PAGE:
On March 19th, we released the 2015 Alternative Federal Budget (AFB) and also marked the publication’s 20th anniversary. Like every year, the AFB includes practical measures to improve Canadian’s lives. For the past two years, we’ve been running our AFB through a sophisticated income inequality simulation to see how our budget would affect poverty and inequality in Canada. This analysis allows us to see who benefits and who doesn’t from various social programs and tax/transfer changes.

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Doubling TFSA Contributions Limits: Even Nastier than Income Splitting

March 2nd, 2015 · · Canada, Income Inequality, Taxes and Tax Cuts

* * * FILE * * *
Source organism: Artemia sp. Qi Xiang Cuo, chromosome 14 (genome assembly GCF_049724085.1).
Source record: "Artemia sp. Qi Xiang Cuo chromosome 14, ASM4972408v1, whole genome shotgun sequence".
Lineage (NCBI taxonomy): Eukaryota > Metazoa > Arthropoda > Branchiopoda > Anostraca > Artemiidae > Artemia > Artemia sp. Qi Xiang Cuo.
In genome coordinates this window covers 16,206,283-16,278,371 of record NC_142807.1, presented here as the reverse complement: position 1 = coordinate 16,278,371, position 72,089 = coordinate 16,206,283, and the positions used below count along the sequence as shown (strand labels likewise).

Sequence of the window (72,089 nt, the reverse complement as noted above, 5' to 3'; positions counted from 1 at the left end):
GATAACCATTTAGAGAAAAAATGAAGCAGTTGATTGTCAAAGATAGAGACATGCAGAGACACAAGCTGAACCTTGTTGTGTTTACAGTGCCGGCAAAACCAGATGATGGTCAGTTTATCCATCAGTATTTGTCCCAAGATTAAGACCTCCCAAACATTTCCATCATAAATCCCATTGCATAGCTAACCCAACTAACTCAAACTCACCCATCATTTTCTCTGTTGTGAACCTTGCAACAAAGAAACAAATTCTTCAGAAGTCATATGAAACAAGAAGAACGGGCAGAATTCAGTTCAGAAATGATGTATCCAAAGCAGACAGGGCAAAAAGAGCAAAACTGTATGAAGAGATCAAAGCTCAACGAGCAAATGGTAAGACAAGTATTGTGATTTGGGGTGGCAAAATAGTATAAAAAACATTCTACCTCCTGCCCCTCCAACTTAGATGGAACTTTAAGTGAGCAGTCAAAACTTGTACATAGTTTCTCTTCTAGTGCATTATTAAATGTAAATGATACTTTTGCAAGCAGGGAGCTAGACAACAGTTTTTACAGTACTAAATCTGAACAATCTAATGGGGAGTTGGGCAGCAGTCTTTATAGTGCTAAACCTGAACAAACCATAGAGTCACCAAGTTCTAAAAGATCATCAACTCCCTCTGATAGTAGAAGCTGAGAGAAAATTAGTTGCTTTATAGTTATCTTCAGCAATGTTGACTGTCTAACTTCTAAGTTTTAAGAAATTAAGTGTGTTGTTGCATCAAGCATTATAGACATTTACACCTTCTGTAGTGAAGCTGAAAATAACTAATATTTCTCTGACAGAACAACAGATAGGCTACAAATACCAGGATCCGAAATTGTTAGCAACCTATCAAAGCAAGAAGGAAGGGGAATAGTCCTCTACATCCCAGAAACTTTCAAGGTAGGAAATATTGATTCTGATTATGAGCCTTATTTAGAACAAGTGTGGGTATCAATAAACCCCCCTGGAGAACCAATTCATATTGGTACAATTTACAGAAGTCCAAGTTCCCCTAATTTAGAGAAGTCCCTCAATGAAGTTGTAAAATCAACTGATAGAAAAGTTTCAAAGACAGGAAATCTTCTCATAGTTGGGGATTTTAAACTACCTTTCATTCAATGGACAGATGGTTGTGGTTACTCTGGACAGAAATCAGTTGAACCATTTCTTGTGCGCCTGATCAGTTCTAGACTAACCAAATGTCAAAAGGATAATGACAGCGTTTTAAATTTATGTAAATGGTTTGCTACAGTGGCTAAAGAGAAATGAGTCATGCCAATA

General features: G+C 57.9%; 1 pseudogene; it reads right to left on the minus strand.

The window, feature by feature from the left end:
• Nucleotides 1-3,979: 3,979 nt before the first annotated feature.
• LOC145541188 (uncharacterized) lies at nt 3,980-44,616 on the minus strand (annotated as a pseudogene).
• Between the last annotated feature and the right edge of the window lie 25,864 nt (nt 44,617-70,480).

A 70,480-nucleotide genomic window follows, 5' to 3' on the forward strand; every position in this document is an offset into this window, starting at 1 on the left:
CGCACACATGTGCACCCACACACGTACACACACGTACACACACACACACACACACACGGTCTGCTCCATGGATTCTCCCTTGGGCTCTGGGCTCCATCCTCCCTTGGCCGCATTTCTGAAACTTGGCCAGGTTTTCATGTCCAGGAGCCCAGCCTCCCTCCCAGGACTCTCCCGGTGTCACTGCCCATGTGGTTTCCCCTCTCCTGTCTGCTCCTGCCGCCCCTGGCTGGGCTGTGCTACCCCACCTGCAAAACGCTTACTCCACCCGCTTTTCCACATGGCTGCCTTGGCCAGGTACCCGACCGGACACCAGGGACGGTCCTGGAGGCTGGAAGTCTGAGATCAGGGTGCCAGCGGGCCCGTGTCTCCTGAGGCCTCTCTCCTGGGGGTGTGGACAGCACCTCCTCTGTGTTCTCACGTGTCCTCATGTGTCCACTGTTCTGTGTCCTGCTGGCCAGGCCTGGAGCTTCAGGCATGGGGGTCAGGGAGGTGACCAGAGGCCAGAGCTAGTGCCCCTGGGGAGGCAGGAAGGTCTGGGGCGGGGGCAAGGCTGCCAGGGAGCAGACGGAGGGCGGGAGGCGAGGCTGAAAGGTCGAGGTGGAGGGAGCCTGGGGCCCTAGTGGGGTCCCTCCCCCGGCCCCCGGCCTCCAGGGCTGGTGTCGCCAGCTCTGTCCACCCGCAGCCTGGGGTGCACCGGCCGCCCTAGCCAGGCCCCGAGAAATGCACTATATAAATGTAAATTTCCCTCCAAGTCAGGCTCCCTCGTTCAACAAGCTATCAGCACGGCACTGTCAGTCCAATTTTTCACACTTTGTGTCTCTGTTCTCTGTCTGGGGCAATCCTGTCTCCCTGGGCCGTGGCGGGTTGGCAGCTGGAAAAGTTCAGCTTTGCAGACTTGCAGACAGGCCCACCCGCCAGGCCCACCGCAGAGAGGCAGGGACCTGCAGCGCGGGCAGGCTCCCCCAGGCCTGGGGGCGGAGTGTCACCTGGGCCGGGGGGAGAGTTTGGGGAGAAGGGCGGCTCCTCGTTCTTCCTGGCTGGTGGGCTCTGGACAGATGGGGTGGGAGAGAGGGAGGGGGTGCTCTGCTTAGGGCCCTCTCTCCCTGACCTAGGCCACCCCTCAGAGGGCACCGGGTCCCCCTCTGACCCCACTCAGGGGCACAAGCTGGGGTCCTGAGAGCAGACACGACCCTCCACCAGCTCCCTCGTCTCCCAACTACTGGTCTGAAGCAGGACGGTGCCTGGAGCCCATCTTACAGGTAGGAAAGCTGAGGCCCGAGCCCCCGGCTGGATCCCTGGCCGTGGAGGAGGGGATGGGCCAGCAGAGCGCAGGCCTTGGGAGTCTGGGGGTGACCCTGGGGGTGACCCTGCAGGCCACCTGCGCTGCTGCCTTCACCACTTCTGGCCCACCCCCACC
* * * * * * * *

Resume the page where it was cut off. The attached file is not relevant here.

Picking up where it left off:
The Harper government gives five reasons why Canadians ought to be happy with its proposal to double the maximum contribution to the Tax-Free Savings Account. Examine each of its points more closely, however, and it’s clear that the TFSA carries far higher risks than rewards — for individual Canadians  as well as for the economy as a whole.

Let’s unpack the government’s arguments one by one:

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Small business tax cuts in Canada: been there, done that

January 29th, 2015 · · Canada, Taxes and Tax Cuts

In the prelude to the 2015 federal election, NDP Leader Thomas Mulcair is talking job creation in Southwestern Ontario.

He’s promising more small business tax cuts and credits as his entry point. It’s the political norm these days to promote low business taxes, but the reality is small business tax cuts are already old hat. Here’s why:

About a year ago, Canada’s Department of Finance released a report outlining the changes in effective tax rates for small businesses, or Canadian controlled private corporations (CCPCs) as they are called in tax language, between 2000 and 2011.